Paul Kagame, president of tiny, landlocked Rwanda, is also keen to press ahead. His recent rapprochement with Congo, Rwanda’s vast, ramshackle neighbour to the west, was made in the hope of increasing trade via the fledgling EAC’s market. He is now intent on adding value to Congolese raw materials and shipping them to the world market through the EAC, too.
Congo’s government seems willing. China, by some counts the biggest investor in the region, plainly wants Congo’s timber, iron ore and other minerals shipped across the Indian Ocean via the EAC.
For that and other reasons, Kenya, for its part, wants to build a new deep-sea port near the island of Lamu, close to the border with Somalia. Kenyan officials have so far brushed aside concerns for the mangrove swamps and nearby marine sanctuary. They say the port, refinery and new city will be built on the mainland to preserve Lamu’s heritage and tourist industry. The hope is for roads and railways to Mogadishu, Addis Ababa and Kigali and a pipeline bringing in Ugandan and south Sudanese oil. Funds would flow in from Kuwait and other Arab investors. This would link up east Africa as never before, and a single currency and a customs union would then make much more sense.
And why should an East African federation stop with the club’s existing member countries? If defined by the area in which the lingua franca of the Swahili language is used, the range of lorries heading out of the Kenyan port of Mombasa, and the magnet of Nairobi as a hub, east Africa spreads into Ethiopia and includes a chunk of Somalia, a swathe of east Congo, a strip of northern Mozambique and all of southern Sudan, which could become an independent country in 2011, if its people vote in a promised referendum to secede.
The EAC already has 126m people. If it expands, it could add as many as 120m more to that number, making it more than twice as populous as Africa’s 28 smallest countries combined—enough, its backers argue, to make a bigger EAC very attractive to foreign investors. The EAC says it would negotiate better deals with the rich world than individual African countries can.
Local businessmen are still sceptical. They argue that the EAC’s dream of federation could be botched by a trade row, tribal violence or strangled at birth with red tape by venal politicians and bureaucrats. So the mood is mixed. Could east Africa take off as a regional trading bloc? Or will the idea disappointingly fizzle once again? An early test of the EAC’s earnestness will be to see if it can get its member countries jointly to look after Lake Victoria, a common resource that scientists say has been overfished and poisoned by the sewage running off its overpopulated shores.

Monday, September 7, 2009

Somalia, neighboring Seychelles clash over pirates

Somalia, neighboring Seychelles clash over pirates
Sep 7, 2009
MOGADISHU, Somalia (Map, News) -
A dispute erupted between authorities in Somalia and the Seychelles Monday after the island nation released 23 suspected Somali pirates in what appeared to be a trade for hostages from the Seychelles.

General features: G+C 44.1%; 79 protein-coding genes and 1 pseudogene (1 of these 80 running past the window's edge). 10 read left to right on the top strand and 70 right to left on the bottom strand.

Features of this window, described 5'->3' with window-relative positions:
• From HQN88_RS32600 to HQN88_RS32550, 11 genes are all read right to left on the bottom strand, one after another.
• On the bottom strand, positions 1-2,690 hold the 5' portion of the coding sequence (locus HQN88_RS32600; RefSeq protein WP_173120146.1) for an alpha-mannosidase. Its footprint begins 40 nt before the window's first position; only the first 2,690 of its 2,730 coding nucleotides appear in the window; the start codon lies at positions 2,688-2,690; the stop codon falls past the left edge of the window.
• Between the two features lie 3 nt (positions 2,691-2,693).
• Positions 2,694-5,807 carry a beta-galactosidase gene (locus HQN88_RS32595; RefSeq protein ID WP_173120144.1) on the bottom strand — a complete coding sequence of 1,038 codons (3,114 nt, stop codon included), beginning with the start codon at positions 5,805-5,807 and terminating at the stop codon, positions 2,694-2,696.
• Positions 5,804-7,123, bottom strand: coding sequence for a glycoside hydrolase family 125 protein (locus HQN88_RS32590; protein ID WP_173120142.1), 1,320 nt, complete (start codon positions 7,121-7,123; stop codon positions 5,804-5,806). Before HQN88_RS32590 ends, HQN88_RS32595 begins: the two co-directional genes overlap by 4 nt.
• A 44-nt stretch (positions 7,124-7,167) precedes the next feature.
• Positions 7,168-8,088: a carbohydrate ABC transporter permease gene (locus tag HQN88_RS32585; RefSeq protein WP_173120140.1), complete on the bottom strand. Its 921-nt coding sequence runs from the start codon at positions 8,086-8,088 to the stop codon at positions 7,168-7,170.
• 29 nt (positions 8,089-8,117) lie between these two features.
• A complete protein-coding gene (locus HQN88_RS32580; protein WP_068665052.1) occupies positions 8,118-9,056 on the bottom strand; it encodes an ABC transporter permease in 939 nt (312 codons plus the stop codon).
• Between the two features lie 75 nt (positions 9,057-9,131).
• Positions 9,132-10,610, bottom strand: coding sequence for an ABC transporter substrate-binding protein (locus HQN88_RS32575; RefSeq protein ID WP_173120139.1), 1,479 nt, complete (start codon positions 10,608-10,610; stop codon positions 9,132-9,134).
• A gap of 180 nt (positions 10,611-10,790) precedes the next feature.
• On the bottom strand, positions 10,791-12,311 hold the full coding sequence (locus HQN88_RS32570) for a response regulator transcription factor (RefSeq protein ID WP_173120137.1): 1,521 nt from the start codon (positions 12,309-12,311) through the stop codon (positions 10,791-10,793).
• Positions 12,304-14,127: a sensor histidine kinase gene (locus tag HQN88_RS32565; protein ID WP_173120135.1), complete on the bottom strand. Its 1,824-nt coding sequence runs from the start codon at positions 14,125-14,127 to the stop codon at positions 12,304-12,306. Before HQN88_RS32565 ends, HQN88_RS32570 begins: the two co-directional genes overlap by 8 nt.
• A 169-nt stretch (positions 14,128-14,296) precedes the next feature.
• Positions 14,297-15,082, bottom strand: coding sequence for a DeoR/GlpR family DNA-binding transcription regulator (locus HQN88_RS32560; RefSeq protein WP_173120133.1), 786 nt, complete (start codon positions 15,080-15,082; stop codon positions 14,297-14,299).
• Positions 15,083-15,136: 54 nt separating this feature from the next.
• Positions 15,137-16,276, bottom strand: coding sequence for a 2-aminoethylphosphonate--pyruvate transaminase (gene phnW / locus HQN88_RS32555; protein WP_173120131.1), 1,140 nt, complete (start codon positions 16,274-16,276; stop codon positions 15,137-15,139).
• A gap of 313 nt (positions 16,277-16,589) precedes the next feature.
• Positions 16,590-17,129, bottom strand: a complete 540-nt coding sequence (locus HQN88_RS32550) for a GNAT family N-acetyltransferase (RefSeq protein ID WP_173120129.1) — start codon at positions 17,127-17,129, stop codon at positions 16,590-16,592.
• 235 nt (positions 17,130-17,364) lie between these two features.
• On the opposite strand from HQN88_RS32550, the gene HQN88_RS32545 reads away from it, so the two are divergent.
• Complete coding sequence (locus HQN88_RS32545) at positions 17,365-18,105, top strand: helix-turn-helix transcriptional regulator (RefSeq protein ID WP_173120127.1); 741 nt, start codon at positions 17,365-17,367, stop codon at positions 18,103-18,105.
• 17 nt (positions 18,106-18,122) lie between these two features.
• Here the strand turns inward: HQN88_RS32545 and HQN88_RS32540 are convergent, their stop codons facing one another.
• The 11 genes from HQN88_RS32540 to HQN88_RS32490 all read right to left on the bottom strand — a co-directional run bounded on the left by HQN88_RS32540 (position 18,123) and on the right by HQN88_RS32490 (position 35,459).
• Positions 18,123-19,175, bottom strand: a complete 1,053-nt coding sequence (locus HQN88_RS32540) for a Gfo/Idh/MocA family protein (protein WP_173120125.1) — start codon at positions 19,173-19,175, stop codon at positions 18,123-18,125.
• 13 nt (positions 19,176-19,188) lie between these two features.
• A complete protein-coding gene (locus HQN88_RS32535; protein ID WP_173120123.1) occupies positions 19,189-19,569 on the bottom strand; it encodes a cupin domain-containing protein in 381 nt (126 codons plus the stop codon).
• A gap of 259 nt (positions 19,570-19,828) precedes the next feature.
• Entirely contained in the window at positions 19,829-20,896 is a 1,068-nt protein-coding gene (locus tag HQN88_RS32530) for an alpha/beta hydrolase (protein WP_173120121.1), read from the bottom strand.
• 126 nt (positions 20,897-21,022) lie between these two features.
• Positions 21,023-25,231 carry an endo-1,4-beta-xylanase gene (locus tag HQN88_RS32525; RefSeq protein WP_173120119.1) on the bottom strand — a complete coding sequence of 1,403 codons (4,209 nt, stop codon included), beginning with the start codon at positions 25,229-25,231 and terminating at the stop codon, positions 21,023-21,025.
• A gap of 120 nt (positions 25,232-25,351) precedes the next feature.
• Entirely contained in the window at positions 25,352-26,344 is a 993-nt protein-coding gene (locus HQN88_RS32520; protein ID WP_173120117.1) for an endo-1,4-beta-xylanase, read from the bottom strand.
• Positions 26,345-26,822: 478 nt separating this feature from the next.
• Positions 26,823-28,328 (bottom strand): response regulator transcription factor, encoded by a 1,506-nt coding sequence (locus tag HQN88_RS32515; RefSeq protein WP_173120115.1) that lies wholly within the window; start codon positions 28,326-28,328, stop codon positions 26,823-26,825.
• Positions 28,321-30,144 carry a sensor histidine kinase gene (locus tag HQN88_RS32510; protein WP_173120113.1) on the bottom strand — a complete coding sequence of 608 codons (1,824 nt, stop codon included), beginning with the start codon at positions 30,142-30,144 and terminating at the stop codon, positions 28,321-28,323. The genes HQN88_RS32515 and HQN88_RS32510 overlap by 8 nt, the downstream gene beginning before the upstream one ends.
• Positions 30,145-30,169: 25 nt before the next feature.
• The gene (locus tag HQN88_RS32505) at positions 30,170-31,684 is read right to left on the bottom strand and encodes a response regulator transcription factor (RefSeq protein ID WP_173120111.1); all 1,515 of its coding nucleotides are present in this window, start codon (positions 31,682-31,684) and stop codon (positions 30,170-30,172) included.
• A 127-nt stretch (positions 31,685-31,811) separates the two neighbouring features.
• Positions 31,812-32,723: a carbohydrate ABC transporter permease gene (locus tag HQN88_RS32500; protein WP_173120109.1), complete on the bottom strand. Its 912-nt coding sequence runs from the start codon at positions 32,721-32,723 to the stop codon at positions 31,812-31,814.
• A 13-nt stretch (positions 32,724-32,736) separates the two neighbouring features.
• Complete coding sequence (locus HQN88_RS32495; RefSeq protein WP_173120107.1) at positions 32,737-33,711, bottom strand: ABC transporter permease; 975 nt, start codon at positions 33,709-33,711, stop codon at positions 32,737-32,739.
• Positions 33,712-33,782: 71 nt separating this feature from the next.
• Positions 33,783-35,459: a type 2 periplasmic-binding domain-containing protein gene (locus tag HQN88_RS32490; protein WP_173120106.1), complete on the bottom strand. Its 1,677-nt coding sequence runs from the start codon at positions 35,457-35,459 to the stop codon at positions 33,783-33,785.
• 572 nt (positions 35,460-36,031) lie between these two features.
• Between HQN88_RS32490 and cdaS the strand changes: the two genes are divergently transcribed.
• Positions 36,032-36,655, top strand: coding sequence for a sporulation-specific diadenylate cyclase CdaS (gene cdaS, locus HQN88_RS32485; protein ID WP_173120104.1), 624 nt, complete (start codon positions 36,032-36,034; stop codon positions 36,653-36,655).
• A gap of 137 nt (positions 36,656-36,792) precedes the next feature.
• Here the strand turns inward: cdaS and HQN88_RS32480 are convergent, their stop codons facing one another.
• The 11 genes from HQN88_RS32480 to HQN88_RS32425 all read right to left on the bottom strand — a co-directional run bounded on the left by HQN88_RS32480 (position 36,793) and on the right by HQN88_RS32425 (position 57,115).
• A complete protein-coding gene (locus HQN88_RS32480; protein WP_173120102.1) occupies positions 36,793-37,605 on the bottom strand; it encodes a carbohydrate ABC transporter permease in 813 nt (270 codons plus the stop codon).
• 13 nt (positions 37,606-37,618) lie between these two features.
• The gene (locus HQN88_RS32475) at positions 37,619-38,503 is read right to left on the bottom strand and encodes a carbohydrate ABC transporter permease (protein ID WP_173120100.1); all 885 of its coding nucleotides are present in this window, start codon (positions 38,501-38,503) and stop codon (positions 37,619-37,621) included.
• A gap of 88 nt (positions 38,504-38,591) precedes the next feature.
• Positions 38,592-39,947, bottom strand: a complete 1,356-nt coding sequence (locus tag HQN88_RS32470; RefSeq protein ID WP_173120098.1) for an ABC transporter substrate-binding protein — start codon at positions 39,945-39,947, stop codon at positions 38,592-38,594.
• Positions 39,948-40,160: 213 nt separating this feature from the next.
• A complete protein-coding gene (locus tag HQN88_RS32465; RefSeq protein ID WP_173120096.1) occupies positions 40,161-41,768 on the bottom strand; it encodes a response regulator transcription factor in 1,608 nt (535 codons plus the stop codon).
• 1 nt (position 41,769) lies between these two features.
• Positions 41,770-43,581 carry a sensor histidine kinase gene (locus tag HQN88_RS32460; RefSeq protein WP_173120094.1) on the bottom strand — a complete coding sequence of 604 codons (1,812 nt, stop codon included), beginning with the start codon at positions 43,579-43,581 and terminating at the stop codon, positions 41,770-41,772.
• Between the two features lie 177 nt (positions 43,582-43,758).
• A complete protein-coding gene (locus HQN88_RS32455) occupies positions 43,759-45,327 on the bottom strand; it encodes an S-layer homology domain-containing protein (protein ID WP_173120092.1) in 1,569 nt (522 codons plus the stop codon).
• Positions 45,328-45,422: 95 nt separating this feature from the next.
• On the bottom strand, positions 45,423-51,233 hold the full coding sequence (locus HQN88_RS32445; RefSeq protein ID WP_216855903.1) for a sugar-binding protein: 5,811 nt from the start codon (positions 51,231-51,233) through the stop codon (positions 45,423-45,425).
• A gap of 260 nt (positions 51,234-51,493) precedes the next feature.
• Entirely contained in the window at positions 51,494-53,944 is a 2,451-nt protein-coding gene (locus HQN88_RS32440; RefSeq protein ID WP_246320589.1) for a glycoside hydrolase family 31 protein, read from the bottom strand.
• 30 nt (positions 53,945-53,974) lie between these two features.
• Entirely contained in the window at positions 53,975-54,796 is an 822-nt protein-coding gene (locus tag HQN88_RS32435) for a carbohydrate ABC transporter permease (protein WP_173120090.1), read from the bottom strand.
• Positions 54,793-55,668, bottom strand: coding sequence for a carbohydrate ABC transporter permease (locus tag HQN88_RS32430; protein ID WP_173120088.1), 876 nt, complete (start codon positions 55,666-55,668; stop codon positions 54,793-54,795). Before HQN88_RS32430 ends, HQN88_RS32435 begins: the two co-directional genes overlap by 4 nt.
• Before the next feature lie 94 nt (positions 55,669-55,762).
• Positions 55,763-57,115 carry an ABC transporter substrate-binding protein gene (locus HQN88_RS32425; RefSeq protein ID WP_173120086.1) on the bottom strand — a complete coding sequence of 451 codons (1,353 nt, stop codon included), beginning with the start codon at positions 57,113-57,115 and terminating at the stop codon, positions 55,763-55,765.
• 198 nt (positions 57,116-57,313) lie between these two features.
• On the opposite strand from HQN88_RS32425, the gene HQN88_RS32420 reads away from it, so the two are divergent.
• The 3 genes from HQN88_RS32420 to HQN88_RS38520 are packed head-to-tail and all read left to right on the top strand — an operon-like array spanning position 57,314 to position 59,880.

Authorities in the Seychelles denied that they had agreed to swap the captured pirates for the three freed hostages.
Somali officials nonetheless stopped the former hostages from returning to the Seychelles Monday, saying Somalia had been deceived by Seychelles authorities.
The 23 prisoners had been captured by international warships and held on piracy charges in the Seychelles, which sits southeast of Somalia's coastline.
The Seychelles government said it was releasing the 23 suspects because it lacked evidence needed to prosecute them.
Ahmed Elmi Karash, the aviation minister in Somalia's semiautonomous northern region of Puntland, said the 23 suspects disembarked from two planes late Sunday and the three former hostages boarded. The planes were detained by Somali officials while refueling. The planes' seven crew members also were held.
The governor of Somalia's Mudug region, Ahmed Ali Salad, said the planes' crews misinformed Somali authorities, claiming they were carrying humanitarian supplies.
The Seychelles authorities said the simultaneous repatriation of their three citizens - held hostage since their yacht Serenity was seized in February - was simply a cost-effective way to use the planes and did not imply a swap. The hostages' yacht sank in poor weather after their capture.
"The release of the Seychellois hostages is not related to the repatriation of the 23 Somali men this weekend," said Minister Joel Morgan, who leads Seychelles government efforts on piracy. "An exchange of Seychellois and Somalis did not take place."
He added that no ransom was paid.
It is almost unheard-of for pirates to release sailors without a cash payment.
Morgan said the two governments were in contact and the situation would soon be resolved.
Pirates captured more than 100 ships last year and attacks off Somalia are expected to increase dramatically in coming months as the monsoon season ends.
Warships from Japan, America, Germany, Portugal and other nations are patrolling the water off Somalia to combat piracy. When the warships capture suspected pirates, the prisoners are often delivered to nearby Kenya or the Seychelles for trial.Copyright 2009 The Associated Press. All rights reserved. This material may not be published, broadcast, rewritten or redistributed.

Somaliland postpones elections again

Somaliland postpones elections again
Monday, September 07, 2009